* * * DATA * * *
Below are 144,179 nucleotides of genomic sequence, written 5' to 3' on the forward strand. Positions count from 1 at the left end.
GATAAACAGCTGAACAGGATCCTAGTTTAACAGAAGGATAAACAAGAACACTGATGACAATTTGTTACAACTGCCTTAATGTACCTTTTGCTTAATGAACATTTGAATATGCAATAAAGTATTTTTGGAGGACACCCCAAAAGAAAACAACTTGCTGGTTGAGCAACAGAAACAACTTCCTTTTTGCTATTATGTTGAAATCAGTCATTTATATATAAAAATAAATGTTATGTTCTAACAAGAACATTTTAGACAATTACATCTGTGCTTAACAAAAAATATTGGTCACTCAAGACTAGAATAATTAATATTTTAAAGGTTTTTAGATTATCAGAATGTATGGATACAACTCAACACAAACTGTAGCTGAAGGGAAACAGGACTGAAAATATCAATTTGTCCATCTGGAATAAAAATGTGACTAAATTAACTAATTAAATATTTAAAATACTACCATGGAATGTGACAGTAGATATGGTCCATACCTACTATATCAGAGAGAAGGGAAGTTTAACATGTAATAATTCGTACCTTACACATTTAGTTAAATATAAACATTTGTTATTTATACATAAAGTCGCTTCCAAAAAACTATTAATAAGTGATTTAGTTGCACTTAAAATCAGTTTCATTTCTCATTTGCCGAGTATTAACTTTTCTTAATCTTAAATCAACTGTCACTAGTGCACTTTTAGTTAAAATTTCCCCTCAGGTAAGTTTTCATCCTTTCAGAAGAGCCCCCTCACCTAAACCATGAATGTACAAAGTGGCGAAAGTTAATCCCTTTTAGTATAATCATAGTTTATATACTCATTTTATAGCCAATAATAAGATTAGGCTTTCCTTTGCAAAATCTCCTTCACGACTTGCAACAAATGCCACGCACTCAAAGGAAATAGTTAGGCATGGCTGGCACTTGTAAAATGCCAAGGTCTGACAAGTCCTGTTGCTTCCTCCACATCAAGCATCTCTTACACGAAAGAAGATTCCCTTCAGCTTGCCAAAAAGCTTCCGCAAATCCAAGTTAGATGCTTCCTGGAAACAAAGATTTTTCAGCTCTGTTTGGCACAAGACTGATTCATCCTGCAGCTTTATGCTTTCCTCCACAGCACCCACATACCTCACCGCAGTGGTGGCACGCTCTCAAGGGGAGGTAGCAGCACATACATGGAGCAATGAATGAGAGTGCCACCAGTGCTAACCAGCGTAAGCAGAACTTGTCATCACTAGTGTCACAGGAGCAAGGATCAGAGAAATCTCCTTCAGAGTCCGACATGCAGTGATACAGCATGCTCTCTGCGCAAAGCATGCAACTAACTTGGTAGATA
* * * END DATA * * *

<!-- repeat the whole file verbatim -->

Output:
Below are 144,179 nucleotides of genomic sequence, written 5' to 3' on the forward strand. Positions count from 1 at the left end.
GATAAACAGCTGAACAGGATCCTAGTTTAACAGAAGGATAAACAAGAACACTGATGACAATTTGTTACAACTGCCTTAATGTACCTTTTGCTTAATGAACATTTGAATATGCAATAAAGTATTTTTGGAGGACACCCCAAAAGAAAACAACTTGCTGGTTGAGCAACAGAAACAACTTCCTTTTTGCTATTATGTTGAAATCAGTCATTTATATATAAAAATAAATGTTATGTTCTAACAAGAACATTTTAGACAATTACATCTGTGCTTAACAAAAAATATTGGTCACTCAAGACTAGAATAATTAATATTTTAAAGGTTTTTAGATTATCAGAATGTATGGATACAACTCAACACAAACTGTAGCTGAAGGGAAACAGGACTGAAAATATCAATTTGTCCATCTGGAATAAAAATGTGACTAAATTAACTAATTAAATATTTAAAATACTACCATGGAATGTGACAGTAGATATGGTCCATACCTACTATATCAGAGAGAAGGGAAGTTTAACATGTAATAATTCGTACCTTACACATTTAGTTAAATATAAACATTTGTTATTTATACATAAAGTCGCTTCCAAAAAACTATTAATAAGTGATTTAGTTGCACTTAAAATCAGTTTCATTTCTCATTTGCCGAGTATTAACTTTTCTTAATCTTAAATCAACTGTCACTAGTGCACTTTTAGTTAAAATTTCCCCTCAGGTAAGTTTTCATCCTTTCAGAAGAGCCCCCTCACCTAAACCATGAATGTACAAAGTGGCGAAAGTTAATCCCTTTTAGTATAATCATAGTTTATATACTCATTTTATAGCCAATAATAAGATTAGGCTTTCCTTTGCAAAATCTCCTTCACGACTTGCAACAAATGCCACGCACTCAAAGGAAATAGTTAGGCATGGCTGGCACTTGTAAAATGCCAAGGTCTGACAAGTCCTGTTGCTTCCTCCACATCAAGCATCTCTTACACGAAAGAAGATTCCCTTCAGCTTGCCAAAAAGCTTCCGCAAATCCAAGTTAGATGCTTCCTGGAAACAAAGATTTTTCAGCTCTGTTTGGCACAAGACTGATTCATCCTGCAGCTTTATGCTTTCCTCCACAGCACCCACATACCTCACCGCAGTGGTGGCACGCTCTCAAGGGGAGGTAGCAGCACATACATGGAGCAATGAATGAGAGTGCCACCAGTGCTAACCAGCGTAAGCAGAACTTGTCATCACTAGTGTCACAGGAGCAAGGATCAGAGAAATCTCCTTCAGAGTCCGACATGCAGTGATACAGCATGCTCTCTGCGCAAAGCATGCAACTAACTTGGTAGATA